Arts & Leisure

Activists turn protests into parties with art

PAUL MARR HILLIARD, left, Judd Markowski, center, and Dan Brett, right, got together last week to work on their next creation. These local men (plus Ethan Nelson not pictured) are the creative minds behind the newly launched Hearthunder Art Collective — they’re setting out to “inspire the public in movements for positive change.”

Sometimes when we think about activism, we think it needs to be aggressive — chaining yourself to a tree, getting arrested and whatnot — but is that really what it takes to bring about change? Sure sometimes, but not always. A group led by Whiting resident Dan Brett has a different vision.

“We believe that protests, marches, outreach campaigns and other forms of moving the needle are all more effective when they are big, bold and beautiful. We want to turn ‘protests’ into ‘parties,’ ‘marches’ into ‘rolling dance floors,’ and ‘outreach’ into ‘awesome,’” reads the mission statement for the newly formed Hearthunder Art Collective. “Our mission is to use Art and Creativity to support Environmental and Social Justice Organizations in their efforts to engage and inspire the public in movements for positive change.”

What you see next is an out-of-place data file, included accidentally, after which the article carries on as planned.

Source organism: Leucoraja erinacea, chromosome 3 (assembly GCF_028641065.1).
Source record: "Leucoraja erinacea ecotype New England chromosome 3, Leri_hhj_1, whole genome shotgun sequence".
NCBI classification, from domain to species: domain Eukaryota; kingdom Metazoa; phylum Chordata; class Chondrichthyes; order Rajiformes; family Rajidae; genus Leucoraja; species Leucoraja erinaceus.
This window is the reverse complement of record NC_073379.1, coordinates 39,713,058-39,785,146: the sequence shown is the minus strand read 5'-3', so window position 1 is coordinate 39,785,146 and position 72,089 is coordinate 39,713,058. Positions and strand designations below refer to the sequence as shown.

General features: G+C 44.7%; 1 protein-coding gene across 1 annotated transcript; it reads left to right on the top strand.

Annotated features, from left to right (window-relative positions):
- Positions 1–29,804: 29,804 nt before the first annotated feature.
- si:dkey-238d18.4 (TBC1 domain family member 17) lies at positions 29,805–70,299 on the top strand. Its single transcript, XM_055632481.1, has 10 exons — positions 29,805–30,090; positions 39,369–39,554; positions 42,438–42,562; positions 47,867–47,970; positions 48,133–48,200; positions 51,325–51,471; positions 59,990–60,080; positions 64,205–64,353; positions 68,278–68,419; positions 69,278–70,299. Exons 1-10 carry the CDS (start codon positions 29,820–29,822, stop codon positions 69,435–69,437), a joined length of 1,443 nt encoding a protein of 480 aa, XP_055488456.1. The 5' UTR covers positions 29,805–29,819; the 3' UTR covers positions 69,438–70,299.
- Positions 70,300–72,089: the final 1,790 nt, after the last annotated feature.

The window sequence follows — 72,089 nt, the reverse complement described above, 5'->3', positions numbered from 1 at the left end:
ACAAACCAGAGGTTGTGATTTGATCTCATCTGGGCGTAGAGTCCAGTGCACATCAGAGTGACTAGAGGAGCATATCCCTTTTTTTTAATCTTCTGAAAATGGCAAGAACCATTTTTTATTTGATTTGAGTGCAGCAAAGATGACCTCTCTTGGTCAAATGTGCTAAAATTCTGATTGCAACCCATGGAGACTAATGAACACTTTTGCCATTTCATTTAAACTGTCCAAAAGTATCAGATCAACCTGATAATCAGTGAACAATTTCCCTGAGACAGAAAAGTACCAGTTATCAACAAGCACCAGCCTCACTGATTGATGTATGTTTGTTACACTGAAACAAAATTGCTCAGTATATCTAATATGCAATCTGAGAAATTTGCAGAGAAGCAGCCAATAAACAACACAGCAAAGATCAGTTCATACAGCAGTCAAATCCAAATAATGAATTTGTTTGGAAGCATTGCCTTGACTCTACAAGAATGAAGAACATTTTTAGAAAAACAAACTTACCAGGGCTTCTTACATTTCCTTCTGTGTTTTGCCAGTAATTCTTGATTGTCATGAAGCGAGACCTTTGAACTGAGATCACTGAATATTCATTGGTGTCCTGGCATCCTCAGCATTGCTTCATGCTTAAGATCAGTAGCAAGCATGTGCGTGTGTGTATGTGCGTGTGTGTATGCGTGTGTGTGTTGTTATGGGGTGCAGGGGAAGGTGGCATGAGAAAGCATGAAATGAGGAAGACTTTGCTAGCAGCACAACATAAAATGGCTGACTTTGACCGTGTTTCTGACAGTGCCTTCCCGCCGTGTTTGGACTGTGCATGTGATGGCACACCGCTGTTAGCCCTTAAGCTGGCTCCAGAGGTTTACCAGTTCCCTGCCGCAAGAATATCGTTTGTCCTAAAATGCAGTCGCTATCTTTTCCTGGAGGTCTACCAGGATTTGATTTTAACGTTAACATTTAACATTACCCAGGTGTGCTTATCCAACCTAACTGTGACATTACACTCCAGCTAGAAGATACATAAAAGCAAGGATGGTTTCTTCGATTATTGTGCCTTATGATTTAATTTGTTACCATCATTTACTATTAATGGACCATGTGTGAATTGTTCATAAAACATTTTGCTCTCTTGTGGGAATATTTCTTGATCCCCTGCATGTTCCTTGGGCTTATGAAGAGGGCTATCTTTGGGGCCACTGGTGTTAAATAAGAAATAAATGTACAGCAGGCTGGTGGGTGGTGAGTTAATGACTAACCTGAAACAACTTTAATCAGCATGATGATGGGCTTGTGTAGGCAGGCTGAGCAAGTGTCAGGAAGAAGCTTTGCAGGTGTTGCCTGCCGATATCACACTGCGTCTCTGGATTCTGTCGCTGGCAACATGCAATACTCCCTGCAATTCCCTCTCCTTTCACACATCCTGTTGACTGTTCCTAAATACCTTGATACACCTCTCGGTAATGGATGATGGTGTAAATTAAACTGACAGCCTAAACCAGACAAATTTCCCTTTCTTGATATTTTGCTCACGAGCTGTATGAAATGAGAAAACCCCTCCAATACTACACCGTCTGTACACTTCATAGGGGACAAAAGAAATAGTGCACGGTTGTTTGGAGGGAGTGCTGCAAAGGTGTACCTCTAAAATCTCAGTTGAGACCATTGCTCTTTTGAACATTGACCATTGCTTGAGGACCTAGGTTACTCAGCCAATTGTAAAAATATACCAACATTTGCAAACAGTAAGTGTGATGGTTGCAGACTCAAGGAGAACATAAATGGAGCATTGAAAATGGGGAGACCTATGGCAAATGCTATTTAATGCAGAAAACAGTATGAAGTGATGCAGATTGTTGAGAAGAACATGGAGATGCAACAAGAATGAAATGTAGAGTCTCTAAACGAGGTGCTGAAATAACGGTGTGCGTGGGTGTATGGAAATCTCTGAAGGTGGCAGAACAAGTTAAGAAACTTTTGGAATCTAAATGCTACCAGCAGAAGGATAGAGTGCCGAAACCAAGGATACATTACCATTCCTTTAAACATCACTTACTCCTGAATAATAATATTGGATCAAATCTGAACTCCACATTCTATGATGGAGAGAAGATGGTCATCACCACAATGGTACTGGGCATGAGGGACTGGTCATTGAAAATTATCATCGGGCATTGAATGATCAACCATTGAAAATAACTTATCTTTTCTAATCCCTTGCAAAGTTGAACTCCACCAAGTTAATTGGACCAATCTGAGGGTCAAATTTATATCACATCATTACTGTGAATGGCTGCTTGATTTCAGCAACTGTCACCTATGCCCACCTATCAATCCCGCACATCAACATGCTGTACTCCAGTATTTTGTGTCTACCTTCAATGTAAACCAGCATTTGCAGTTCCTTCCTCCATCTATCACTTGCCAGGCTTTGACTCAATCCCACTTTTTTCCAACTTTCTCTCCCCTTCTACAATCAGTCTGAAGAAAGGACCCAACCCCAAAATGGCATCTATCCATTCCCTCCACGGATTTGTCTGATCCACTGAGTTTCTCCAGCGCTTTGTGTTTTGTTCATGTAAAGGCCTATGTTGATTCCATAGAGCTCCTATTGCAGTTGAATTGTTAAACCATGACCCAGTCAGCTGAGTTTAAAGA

Brett and several of his close friends and supporters are the masterminds behind Hearthunder Art Collective. Brett is joined by Ethan Nelson of Brandon, Paul Hilliard of Sudbury (and his son Nolan), and Judd Markowski of Bridport.

“The cool thing about Dan kicking off Hearthunder (pronounced Heart Thunder) is that it will allow us to raise some funds and make a bigger impact,” said Nelson, who was born and raised in Brandon, where he’s now raising his own three children with his wife. “Honestly, my primary motivation is just to make radical projects with my friends. The ancillary benefits are environmental activism and spreading joy at our local parades.”